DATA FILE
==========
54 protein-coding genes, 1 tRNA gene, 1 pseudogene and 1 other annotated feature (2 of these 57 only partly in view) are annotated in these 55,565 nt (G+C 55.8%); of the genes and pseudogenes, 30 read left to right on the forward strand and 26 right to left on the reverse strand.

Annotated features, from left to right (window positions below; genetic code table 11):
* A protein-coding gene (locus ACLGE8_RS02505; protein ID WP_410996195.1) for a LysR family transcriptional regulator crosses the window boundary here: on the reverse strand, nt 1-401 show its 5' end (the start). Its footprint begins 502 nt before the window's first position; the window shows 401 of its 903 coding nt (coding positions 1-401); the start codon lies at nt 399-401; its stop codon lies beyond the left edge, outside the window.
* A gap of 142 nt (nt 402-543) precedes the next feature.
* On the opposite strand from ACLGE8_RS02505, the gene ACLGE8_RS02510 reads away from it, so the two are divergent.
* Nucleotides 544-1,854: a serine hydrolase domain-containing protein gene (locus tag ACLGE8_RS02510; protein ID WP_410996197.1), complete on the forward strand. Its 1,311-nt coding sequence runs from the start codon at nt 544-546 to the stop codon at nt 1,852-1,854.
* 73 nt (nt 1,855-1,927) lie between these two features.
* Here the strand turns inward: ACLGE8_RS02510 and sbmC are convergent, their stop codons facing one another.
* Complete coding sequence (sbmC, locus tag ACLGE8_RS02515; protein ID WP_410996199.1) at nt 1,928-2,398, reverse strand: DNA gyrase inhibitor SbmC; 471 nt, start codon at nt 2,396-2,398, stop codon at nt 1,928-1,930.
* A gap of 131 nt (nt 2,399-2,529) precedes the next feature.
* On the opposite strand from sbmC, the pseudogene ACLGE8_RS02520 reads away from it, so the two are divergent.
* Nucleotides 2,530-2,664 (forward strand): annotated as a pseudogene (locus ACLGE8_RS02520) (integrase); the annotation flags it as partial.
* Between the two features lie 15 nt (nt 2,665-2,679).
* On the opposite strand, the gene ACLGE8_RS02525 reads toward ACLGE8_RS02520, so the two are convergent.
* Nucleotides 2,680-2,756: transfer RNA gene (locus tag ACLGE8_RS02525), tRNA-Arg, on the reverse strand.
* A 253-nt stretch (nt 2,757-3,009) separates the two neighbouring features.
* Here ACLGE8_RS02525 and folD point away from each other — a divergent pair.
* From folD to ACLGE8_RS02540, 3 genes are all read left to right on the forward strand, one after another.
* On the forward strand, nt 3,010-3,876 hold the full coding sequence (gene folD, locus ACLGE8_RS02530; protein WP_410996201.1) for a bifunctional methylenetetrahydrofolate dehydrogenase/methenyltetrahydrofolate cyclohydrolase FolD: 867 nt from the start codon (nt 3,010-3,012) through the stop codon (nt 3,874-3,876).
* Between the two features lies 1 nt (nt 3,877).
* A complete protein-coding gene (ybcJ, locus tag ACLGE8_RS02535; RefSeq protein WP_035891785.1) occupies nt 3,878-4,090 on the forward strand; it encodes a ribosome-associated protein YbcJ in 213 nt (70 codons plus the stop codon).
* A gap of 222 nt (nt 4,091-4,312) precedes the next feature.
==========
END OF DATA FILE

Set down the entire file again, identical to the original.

54 protein-coding genes, 1 tRNA gene, 1 pseudogene and 1 other annotated feature (2 of these 57 only partly in view) are annotated in these 55,565 nt (G+C 55.8%); of the genes and pseudogenes, 30 read left to right on the forward strand and 26 right to left on the reverse strand.

Annotated features, from left to right (window positions below; genetic code table 11):
* A protein-coding gene (locus ACLGE8_RS02505; protein ID WP_410996195.1) for a LysR family transcriptional regulator crosses the window boundary here: on the reverse strand, nt 1-401 show its 5' end (the start). Its footprint begins 502 nt before the window's first position; the window shows 401 of its 903 coding nt (coding positions 1-401); the start codon lies at nt 399-401; its stop codon lies beyond the left edge, outside the window.
* A gap of 142 nt (nt 402-543) precedes the next feature.
* On the opposite strand from ACLGE8_RS02505, the gene ACLGE8_RS02510 reads away from it, so the two are divergent.
* Nucleotides 544-1,854: a serine hydrolase domain-containing protein gene (locus tag ACLGE8_RS02510; protein ID WP_410996197.1), complete on the forward strand. Its 1,311-nt coding sequence runs from the start codon at nt 544-546 to the stop codon at nt 1,852-1,854.
* 73 nt (nt 1,855-1,927) lie between these two features.
* Here the strand turns inward: ACLGE8_RS02510 and sbmC are convergent, their stop codons facing one another.
* Complete coding sequence (sbmC, locus tag ACLGE8_RS02515; protein ID WP_410996199.1) at nt 1,928-2,398, reverse strand: DNA gyrase inhibitor SbmC; 471 nt, start codon at nt 2,396-2,398, stop codon at nt 1,928-1,930.
* A gap of 131 nt (nt 2,399-2,529) precedes the next feature.
* On the opposite strand from sbmC, the pseudogene ACLGE8_RS02520 reads away from it, so the two are divergent.
* Nucleotides 2,530-2,664 (forward strand): annotated as a pseudogene (locus ACLGE8_RS02520) (integrase); the annotation flags it as partial.
* Between the two features lie 15 nt (nt 2,665-2,679).
* On the opposite strand, the gene ACLGE8_RS02525 reads toward ACLGE8_RS02520, so the two are convergent.
* Nucleotides 2,680-2,756: transfer RNA gene (locus tag ACLGE8_RS02525), tRNA-Arg, on the reverse strand.
* A 253-nt stretch (nt 2,757-3,009) separates the two neighbouring features.
* Here ACLGE8_RS02525 and folD point away from each other — a divergent pair.
* From folD to ACLGE8_RS02540, 3 genes are all read left to right on the forward strand, one after another.
* On the forward strand, nt 3,010-3,876 hold the full coding sequence (gene folD, locus ACLGE8_RS02530; protein WP_410996201.1) for a bifunctional methylenetetrahydrofolate dehydrogenase/methenyltetrahydrofolate cyclohydrolase FolD: 867 nt from the start codon (nt 3,010-3,012) through the stop codon (nt 3,874-3,876).
* Between the two features lies 1 nt (nt 3,877).
* A complete protein-coding gene (ybcJ, locus tag ACLGE8_RS02535; RefSeq protein WP_035891785.1) occupies nt 3,878-4,090 on the forward strand; it encodes a ribosome-associated protein YbcJ in 213 nt (70 codons plus the stop codon).
* A gap of 222 nt (nt 4,091-4,312) precedes the next feature.